I think this is right on. And his (and his handlers') response, inevitably, is "John Kerry defended this country as a young man, he'll defend it as President." Again, I find such a statement worthless.
Like I said, please read the whole article - it's well worth the time, even if it doesn't change your vote.
I still, having read it, find myself in the Kerry column, though more reluctantly so. As Bill O'Reilly said in a recent column, this election is about hope. I can only hope that the events of 9/11 were transformative for him, and that he will take the fight to those who would attack us.
Anyway, it appears that Kerry has opened a sizeable lead in the Electoral-Vote.com projected final map. Subject, of course, to their disclaimer that the only ones to pay a lot of attention to are the "strong" and "weak" numbers, not the "barely" numbers. In which case Bush still has an edge, 160-150, with the rest being basically too close to call. Whatever. I'm done with this. We'll know the answer on 11/3 - I hope.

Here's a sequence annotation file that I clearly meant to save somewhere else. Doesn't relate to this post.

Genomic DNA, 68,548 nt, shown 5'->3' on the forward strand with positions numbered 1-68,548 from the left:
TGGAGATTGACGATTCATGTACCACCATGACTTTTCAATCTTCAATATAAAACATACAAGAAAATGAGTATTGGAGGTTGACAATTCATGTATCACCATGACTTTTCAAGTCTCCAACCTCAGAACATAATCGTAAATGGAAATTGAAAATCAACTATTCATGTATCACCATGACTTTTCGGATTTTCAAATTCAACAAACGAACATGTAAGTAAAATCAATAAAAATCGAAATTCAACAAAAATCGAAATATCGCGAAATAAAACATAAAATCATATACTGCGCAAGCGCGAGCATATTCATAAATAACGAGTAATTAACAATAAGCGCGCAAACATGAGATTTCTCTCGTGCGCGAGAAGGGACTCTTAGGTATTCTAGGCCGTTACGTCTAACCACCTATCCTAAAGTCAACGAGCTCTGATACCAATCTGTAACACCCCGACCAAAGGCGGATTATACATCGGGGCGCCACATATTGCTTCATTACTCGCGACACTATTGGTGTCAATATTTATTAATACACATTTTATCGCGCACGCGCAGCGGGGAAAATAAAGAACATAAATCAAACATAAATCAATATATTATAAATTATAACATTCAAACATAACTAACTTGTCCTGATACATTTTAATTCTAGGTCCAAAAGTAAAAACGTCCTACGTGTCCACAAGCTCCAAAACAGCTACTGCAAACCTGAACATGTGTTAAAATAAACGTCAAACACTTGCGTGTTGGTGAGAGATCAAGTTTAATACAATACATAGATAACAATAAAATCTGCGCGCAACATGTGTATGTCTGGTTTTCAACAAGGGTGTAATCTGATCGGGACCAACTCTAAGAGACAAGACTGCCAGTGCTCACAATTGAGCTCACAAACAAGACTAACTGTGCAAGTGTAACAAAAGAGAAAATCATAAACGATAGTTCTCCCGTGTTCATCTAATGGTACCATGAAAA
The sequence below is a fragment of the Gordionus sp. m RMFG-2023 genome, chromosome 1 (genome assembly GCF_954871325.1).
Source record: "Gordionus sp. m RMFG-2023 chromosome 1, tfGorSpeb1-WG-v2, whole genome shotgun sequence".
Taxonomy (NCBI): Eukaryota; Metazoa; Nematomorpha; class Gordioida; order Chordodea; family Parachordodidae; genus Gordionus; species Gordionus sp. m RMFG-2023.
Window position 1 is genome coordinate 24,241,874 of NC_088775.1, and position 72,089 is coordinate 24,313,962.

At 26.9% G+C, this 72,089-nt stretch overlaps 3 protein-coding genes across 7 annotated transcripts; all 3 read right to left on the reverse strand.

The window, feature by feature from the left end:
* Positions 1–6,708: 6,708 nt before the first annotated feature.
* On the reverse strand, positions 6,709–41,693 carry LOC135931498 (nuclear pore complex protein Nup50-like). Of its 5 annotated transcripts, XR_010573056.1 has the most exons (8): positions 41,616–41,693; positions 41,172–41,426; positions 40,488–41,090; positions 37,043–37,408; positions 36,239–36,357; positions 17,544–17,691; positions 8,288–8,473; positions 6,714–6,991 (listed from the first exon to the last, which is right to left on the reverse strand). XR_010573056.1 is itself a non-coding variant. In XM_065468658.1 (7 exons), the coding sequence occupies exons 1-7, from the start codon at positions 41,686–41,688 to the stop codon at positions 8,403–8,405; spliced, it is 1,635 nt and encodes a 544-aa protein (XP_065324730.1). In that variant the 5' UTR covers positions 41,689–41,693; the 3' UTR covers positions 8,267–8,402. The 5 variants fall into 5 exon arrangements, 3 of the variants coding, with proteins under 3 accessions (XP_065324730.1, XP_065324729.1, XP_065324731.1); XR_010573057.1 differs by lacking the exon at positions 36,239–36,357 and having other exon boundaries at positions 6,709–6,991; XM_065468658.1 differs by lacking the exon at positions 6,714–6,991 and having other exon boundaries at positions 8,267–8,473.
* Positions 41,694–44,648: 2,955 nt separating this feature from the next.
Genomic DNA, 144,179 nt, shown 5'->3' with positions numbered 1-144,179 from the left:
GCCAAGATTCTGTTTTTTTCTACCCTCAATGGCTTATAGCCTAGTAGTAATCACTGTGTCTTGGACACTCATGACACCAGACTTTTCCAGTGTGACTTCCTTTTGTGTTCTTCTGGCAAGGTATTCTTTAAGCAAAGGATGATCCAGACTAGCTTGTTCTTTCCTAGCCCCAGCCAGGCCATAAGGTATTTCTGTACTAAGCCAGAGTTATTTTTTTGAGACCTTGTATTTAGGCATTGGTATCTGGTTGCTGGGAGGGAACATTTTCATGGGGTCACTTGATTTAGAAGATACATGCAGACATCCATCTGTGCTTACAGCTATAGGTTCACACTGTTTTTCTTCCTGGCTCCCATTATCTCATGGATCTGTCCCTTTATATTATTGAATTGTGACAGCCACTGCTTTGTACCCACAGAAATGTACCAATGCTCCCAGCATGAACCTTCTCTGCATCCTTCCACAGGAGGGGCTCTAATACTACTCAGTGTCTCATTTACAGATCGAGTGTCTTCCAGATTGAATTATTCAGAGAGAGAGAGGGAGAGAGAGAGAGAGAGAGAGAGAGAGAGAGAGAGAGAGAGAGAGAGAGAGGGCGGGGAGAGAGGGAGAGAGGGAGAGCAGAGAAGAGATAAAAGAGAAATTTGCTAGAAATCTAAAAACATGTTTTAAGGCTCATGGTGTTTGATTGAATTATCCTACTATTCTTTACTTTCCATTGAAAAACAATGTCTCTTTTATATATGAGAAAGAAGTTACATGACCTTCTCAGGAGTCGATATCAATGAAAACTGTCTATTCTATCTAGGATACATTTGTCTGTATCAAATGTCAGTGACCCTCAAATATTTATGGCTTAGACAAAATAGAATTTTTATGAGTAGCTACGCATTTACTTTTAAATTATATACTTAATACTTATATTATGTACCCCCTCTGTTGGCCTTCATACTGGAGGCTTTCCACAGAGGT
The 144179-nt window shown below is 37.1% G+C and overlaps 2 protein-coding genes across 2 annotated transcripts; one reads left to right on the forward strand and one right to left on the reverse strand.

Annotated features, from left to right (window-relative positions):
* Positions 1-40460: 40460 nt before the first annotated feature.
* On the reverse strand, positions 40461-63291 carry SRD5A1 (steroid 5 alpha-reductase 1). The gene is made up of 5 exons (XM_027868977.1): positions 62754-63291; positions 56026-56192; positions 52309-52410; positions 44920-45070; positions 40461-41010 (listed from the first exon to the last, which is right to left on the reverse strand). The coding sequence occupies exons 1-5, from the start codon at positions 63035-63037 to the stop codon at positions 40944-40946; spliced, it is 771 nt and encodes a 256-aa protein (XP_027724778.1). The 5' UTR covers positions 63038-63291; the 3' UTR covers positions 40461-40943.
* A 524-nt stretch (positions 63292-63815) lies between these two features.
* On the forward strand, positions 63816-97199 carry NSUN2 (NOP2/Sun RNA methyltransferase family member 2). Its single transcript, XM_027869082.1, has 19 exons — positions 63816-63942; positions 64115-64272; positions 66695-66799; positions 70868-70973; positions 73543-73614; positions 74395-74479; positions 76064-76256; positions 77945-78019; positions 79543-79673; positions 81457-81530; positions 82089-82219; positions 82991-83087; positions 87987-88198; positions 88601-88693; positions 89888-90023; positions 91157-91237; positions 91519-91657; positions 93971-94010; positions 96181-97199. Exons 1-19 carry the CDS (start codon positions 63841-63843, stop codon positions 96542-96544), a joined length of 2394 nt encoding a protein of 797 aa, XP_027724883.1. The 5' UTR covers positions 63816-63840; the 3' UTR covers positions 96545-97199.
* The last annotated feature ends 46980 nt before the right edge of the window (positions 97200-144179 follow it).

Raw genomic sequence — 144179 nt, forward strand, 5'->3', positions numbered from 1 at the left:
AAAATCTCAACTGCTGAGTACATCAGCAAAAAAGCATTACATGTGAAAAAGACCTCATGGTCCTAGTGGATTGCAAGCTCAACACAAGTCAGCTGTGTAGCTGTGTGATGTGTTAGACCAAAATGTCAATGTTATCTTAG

In other news, I'm still in the Kerry column, but I should make one thing clear: I'm voting for gridlock. Which means that I'm voting Republican for House and Senate. Here in Denver my vote for anyone other than Diana DeGette for the House is wasted, but I'll also be voting for Pete Coors for Senate. He's extremely conservative, but if I'm gonna vote for Kerry, that's what I'm after. I don't know what the current Senate race looks like here, but it doesn't really matter.
One of my first memories of fantasy books as a kid is the Earthsea series, by Ursula K. LeGuin. I don't remember exactly what age I was, but I'm sure I was in the neighborhood of 10. One thing I do remember is having a crush on Ged. When he took those long trips in that boat, I wanted to be there with him. We could have killed that nasty dragon and then made beautiful love on the shore.